This first time 5th Avenue woke up without the Apple cube was in 2011, when the company chose to optimize and re-built the formerly 90 glass panel cube out of just 15 larger, more "efficient" panels.
When we learned yesterday that Apple seemingly plans to replace the iconic glass cube of the Apple Store at New York's 5th Avenue, the reason wasn't clear. The permit, issued under the remodeling/alteration categories, was dated April 17 and calls for the "full removal of [the] glass cubical structure at [the] apple store entrance".
The removal of the cube will cost Apple $2 million, and according to a second source, could commence on May 9.More news: French election: Le Pen, Macron... or Mélenchon?
Officials from the construction companies declined to comment.
It's believed to be part of a major renovation and expansion of Apple's underground store.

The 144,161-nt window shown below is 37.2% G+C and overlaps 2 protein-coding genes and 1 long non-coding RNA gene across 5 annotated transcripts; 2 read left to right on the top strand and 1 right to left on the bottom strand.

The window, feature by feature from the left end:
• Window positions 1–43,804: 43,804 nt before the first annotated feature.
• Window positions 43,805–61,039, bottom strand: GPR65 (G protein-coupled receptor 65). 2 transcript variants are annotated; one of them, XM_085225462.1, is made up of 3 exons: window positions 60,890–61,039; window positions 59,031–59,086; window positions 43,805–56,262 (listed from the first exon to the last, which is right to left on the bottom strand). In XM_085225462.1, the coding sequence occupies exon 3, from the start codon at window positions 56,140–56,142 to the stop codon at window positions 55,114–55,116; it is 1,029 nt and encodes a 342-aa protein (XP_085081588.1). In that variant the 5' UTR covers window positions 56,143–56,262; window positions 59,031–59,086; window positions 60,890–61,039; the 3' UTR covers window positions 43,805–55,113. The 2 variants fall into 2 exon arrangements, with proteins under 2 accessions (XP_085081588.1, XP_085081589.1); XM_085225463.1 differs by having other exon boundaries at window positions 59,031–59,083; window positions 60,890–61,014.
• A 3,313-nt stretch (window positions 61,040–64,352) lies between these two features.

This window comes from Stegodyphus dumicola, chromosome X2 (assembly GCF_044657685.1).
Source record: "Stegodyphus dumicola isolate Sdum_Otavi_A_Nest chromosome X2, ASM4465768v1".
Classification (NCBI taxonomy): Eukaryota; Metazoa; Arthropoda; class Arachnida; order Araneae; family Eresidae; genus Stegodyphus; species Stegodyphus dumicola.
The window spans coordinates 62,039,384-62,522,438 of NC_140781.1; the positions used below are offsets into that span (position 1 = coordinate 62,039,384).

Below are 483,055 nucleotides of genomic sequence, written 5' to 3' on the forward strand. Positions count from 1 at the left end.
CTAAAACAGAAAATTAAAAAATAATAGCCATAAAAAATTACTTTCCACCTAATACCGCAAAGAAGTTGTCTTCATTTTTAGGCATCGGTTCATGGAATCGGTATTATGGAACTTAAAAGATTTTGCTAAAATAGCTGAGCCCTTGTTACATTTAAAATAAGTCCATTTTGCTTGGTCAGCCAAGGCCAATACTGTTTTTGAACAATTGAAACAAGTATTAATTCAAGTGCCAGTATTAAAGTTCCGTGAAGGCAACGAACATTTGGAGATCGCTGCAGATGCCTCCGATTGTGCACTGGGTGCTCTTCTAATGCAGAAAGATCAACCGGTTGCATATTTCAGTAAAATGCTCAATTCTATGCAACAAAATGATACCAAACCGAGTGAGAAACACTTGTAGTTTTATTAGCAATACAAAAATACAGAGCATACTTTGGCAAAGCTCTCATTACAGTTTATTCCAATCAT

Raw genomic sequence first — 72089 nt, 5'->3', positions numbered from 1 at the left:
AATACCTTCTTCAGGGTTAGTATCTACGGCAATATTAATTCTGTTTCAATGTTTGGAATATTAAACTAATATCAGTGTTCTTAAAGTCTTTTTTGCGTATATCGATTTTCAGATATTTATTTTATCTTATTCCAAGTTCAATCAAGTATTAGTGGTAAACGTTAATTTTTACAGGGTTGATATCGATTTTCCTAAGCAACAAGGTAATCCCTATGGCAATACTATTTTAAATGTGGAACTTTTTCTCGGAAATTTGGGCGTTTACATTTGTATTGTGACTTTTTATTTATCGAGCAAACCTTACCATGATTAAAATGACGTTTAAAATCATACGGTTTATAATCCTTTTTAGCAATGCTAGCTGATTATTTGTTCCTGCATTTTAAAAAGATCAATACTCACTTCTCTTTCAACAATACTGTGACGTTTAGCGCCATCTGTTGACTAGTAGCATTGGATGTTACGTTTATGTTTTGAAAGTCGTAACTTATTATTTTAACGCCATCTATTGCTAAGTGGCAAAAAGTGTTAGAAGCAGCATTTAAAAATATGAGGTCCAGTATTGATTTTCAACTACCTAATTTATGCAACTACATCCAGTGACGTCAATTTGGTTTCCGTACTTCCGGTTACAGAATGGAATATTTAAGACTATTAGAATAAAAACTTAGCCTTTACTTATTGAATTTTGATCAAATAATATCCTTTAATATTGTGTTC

It was unclear when the structure would be taken down, but the location is now undergoing an expansion from 32,000 square feet to 77,000 square feet, according to The Real Deal.More news: Amid doubts and recriminations, Putin meets with Tillerson
For those wondering, the Fifth Avenue location will be closed during the renovation and Apple has temporarily located only a few steps away to the former location that housed FAO Schwarz.
So far, no permits have been issued to reinstall the glass cube, which has become selfie central for tourists.More news: Big Boi Releases 'Mic Jack' Feat. Adam Levine
- Leicester City hopeful of Wes Morgan return for Atletico Madrid clash
- Euro propped up by weak dollar, sterling near 6-month high
- US defense secretary looks to rebuild trust in Egypt visit
- Sonu Nigam insulted Constitution of India, must leave country: Cleric
- Amazon partners with Samsung for TV imaging tech
- Match Reports: West Bromwich Albion 0-1 Liverpool
- Trump orders review of visa program for highly skilled workers
- SL Green Realty Corporation (NASDAQ:SLG) Expected To Report Earnings On Wednesday
- Sunshine Heart, Inc. (NASDAQ:SSH) Moves into Oversold Range
- Turkish PM warns opposition against street protests